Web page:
The Nisga’a Museum’s first-of-its-kind fashion show at Gitlax̱t’aamiks in the Nass Valley of northern B.C. wowed the audience with a dramatic blend of modern and traditional First Nations designs. Nov. 26 was the only available date for the venue and it so happened to also be Indigenous fashion week in Vancouver.
Models sported a striking blend of colourful and more sombre tones that reflected the theme of the evening, “from darkness to light” based on a Nisga’a story of how the people found light at the beginning of time.
Renowned Nisga’a designer Lillian Tait, whose work inspired the show, recounted the story as told to her by her grandfather when she was young girl.
“In the beginning our people were living in darkness. They were living in longhouses and when they got together they got together in the darkness. They were singing their songs by the fire and this chief was praying and he was crying, talking to the Creator.
“While he was praying he cried and the people were crying with him. After a while they got up and then the lights were starting to come, and they were celebrating and then it became really bright.”
The story is a part of Tait’s rich knowledge of Nisga’a culture that inspires her work, that she’s using to light a fire in the next generations. “I was young once too, and I wanted to know who I was,” she said.
The runway show included Tait’s ‘From Darkness to Light’ collection, the ‘Sacred Connections’ collection by Gitxan and Nisga’a designer Jaimie Davis and the ‘Gwiis Halayt’ collection by Nisga’a designer Vanessa Morgan.
Theresa Schober, who is director of the Nisga’a Museum, was deeply moved at being able to raise awareness of local talent and to offer a first runway experience to Pearl Morrison, who dreams of a career in fashion.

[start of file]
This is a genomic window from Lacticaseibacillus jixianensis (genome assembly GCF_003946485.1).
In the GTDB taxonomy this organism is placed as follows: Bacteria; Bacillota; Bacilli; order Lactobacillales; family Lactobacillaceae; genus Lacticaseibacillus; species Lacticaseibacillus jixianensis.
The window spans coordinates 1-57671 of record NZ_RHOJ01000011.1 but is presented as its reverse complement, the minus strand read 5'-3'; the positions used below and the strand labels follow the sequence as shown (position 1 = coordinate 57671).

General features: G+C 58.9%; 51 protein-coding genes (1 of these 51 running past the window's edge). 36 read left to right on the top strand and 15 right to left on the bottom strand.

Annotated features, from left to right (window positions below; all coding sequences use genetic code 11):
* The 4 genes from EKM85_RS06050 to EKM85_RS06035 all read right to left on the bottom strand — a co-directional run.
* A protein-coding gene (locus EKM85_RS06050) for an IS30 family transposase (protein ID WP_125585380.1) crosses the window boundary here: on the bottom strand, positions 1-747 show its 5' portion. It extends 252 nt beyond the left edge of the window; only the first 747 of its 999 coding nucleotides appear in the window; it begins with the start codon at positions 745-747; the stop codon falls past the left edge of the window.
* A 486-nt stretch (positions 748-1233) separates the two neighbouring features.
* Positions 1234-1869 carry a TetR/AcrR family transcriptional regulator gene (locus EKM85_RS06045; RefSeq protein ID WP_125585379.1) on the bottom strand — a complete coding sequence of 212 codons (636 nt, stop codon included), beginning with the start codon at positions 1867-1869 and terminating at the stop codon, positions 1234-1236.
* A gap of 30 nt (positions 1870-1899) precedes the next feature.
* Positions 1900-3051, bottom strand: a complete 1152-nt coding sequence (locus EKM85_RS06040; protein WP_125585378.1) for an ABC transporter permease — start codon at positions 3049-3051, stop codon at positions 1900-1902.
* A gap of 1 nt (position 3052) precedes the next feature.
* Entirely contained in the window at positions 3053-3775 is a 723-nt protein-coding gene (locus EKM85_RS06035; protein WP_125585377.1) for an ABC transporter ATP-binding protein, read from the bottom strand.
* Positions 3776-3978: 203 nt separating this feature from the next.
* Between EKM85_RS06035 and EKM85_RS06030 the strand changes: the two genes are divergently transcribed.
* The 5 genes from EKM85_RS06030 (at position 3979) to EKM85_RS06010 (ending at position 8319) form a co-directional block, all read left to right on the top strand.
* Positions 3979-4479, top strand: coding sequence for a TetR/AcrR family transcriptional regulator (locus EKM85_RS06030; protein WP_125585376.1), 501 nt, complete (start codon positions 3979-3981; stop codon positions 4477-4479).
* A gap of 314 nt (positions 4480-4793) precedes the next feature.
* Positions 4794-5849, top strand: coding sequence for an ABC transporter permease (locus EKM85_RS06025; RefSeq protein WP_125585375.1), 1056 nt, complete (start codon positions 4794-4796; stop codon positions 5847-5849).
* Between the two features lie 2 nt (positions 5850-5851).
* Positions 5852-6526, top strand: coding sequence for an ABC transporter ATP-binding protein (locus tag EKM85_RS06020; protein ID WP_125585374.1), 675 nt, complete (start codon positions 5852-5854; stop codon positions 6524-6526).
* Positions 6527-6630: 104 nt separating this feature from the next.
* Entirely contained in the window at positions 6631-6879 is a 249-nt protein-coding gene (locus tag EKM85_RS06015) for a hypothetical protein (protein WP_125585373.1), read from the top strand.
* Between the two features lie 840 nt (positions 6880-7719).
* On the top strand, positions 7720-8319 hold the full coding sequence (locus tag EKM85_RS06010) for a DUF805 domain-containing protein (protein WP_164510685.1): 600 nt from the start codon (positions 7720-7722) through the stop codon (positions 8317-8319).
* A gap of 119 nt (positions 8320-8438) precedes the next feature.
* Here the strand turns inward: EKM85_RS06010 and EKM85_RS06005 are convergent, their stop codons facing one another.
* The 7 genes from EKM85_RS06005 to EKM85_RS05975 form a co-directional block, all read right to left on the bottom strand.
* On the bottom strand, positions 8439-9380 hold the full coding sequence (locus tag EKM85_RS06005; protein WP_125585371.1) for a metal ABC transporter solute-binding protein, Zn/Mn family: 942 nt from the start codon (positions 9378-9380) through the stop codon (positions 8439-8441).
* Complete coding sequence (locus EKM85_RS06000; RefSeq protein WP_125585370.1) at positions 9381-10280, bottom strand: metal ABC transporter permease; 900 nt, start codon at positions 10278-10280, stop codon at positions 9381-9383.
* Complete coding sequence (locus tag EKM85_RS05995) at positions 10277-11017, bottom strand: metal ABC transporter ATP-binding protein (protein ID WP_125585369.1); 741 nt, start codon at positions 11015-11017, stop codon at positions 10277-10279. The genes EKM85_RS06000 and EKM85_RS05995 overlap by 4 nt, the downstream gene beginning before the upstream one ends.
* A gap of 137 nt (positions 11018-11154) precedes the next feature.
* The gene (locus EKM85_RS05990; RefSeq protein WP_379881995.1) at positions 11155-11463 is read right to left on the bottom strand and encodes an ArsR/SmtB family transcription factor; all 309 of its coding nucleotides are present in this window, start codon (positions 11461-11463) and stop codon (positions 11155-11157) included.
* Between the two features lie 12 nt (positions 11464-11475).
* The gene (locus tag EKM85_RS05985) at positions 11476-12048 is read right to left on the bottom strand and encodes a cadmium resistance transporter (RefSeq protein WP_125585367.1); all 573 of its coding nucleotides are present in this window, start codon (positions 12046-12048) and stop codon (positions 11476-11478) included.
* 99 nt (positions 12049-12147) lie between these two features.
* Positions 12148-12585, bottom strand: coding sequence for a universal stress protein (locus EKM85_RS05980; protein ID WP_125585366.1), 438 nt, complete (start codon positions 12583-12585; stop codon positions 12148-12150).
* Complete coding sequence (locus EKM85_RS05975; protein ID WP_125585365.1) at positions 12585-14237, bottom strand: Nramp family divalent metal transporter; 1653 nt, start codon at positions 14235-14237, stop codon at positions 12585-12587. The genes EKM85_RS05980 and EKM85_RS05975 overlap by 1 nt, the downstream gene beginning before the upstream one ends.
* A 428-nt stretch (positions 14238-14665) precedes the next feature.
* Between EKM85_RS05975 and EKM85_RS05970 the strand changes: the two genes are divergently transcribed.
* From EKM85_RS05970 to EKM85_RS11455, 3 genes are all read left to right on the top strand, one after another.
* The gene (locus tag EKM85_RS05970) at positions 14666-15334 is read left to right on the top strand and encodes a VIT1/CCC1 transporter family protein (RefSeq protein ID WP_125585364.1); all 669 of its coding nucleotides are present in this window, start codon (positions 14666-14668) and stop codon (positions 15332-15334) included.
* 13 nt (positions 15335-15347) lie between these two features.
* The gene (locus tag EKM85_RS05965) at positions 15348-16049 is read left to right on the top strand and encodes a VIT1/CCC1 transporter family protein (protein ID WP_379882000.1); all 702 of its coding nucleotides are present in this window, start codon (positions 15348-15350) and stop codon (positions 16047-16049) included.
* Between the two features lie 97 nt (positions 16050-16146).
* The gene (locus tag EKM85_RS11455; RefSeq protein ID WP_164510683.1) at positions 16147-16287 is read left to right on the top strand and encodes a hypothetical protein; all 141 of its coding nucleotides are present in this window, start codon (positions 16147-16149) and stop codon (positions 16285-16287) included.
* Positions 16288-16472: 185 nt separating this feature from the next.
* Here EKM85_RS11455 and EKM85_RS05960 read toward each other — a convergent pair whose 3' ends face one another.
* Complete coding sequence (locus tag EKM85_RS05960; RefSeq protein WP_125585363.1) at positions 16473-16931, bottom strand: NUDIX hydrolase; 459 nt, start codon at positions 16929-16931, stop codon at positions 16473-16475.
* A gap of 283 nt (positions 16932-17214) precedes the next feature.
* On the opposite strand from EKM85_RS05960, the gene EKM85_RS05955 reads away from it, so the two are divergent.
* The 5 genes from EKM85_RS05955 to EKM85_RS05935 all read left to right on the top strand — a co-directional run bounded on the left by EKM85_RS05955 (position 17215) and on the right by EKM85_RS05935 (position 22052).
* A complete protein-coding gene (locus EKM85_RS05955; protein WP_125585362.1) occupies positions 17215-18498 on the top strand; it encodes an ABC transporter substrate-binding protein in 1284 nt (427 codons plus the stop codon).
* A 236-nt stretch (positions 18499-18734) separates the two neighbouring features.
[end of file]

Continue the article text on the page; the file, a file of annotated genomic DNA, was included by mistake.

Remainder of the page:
In Morrison’s own words, she is “interested in modeling and fashion design because nothing is off limits, you can let your creativity flow.”
Schober and her team wanted to showcase designers with deep cultural ties, expressed through fashion and regalia, on a larger stage. Schober said they might try to connect the event with that larger Indigenous fashion week platform in Vancouver in future years.
“It was wonderful to see the youth and designers be so supported by their community. The camaraderie after we all came off the runway was a highlight of my time working for the Nisga’a Museum.”
Lillian Tait collaborated on the show with her husband, Nisga’a master carver Alver Tait, a hereditary chief of the Eagle-Beaver Clan, who explained how the darkness to light theme holds significance today.
“We’ve been through so much with the residential schools. That was what you would call darkness, also. We were in it for a long time. That to us was darkness.
“Finally we started to see light. Now we see light. We can own our own homes and we don’t have to answer to anybody. It’s a real new beginning. It’s an awakening.”
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